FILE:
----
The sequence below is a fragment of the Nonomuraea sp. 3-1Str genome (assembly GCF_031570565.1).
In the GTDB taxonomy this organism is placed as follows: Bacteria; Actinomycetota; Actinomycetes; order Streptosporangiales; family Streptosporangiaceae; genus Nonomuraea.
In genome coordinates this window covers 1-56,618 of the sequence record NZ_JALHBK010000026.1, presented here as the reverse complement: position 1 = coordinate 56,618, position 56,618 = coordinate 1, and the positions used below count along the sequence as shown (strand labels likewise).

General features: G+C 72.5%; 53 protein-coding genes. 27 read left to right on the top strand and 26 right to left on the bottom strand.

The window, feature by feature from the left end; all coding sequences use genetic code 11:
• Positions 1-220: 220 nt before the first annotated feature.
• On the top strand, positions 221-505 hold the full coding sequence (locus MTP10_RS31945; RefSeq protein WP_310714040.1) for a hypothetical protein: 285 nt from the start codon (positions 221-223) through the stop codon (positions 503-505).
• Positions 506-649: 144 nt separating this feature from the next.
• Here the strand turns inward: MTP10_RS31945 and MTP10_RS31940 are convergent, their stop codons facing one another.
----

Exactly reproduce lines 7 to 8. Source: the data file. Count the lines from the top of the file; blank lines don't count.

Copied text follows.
• On the top strand, positions 221-505 hold the full coding sequence (locus MTP10_RS31945; RefSeq protein WP_310714040.1) for a hypothetical protein: 285 nt from the start codon (positions 221-223) through the stop codon (positions 503-505).
• Positions 506-649: 144 nt separating this feature from the next.